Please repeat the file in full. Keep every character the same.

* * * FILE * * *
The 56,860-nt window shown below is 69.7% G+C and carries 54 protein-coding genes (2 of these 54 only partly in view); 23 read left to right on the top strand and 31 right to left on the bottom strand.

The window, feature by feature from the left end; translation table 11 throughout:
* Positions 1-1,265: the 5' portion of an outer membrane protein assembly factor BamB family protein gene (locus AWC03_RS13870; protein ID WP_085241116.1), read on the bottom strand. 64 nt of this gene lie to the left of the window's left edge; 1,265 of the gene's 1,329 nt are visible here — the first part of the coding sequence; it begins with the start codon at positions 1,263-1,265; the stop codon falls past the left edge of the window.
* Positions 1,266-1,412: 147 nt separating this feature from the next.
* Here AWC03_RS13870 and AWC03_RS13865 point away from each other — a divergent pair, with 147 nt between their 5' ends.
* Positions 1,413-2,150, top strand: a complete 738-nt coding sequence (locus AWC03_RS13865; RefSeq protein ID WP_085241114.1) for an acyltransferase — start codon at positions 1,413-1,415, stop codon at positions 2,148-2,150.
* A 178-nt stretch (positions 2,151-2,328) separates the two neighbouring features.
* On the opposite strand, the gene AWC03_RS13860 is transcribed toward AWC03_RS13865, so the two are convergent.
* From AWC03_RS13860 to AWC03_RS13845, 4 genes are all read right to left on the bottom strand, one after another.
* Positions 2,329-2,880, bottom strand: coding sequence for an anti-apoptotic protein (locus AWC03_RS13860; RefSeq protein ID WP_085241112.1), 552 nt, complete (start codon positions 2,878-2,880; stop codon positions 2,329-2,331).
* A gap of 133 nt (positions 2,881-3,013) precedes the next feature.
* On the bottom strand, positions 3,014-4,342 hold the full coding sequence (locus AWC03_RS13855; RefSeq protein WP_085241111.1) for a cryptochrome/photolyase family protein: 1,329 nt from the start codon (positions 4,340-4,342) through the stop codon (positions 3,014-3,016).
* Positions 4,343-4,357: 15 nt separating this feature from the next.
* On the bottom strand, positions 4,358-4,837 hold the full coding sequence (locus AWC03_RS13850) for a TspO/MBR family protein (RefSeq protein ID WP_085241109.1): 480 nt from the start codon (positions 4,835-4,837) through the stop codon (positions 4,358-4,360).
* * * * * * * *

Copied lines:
The 56,860-nt window shown below is 69.7% G+C and carries 54 protein-coding genes (2 of these 54 only partly in view); 23 read left to right on the top strand and 31 right to left on the bottom strand.

The window, feature by feature from the left end; translation table 11 throughout:
* Positions 1-1,265: the 5' portion of an outer membrane protein assembly factor BamB family protein gene (locus AWC03_RS13870; protein ID WP_085241116.1), read on the bottom strand. 64 nt of this gene lie to the left of the window's left edge; 1,265 of the gene's 1,329 nt are visible here — the first part of the coding sequence; it begins with the start codon at positions 1,263-1,265; the stop codon falls past the left edge of the window.
* Positions 1,266-1,412: 147 nt separating this feature from the next.
* Here AWC03_RS13870 and AWC03_RS13865 point away from each other — a divergent pair, with 147 nt between their 5' ends.
* Positions 1,413-2,150, top strand: a complete 738-nt coding sequence (locus AWC03_RS13865; RefSeq protein ID WP_085241114.1) for an acyltransferase — start codon at positions 1,413-1,415, stop codon at positions 2,148-2,150.
* A 178-nt stretch (positions 2,151-2,328) separates the two neighbouring features.
* On the opposite strand, the gene AWC03_RS13860 is transcribed toward AWC03_RS13865, so the two are convergent.
* From AWC03_RS13860 to AWC03_RS13845, 4 genes are all read right to left on the bottom strand, one after another.
* Positions 2,329-2,880, bottom strand: coding sequence for an anti-apoptotic protein (locus AWC03_RS13860; RefSeq protein ID WP_085241112.1), 552 nt, complete (start codon positions 2,878-2,880; stop codon positions 2,329-2,331).
* A gap of 133 nt (positions 2,881-3,013) precedes the next feature.
* On the bottom strand, positions 3,014-4,342 hold the full coding sequence (locus AWC03_RS13855; RefSeq protein WP_085241111.1) for a cryptochrome/photolyase family protein: 1,329 nt from the start codon (positions 4,340-4,342) through the stop codon (positions 3,014-3,016).
* Positions 4,343-4,357: 15 nt separating this feature from the next.
* On the bottom strand, positions 4,358-4,837 hold the full coding sequence (locus AWC03_RS13850) for a TspO/MBR family protein (RefSeq protein ID WP_085241109.1): 480 nt from the start codon (positions 4,835-4,837) through the stop codon (positions 4,358-4,360).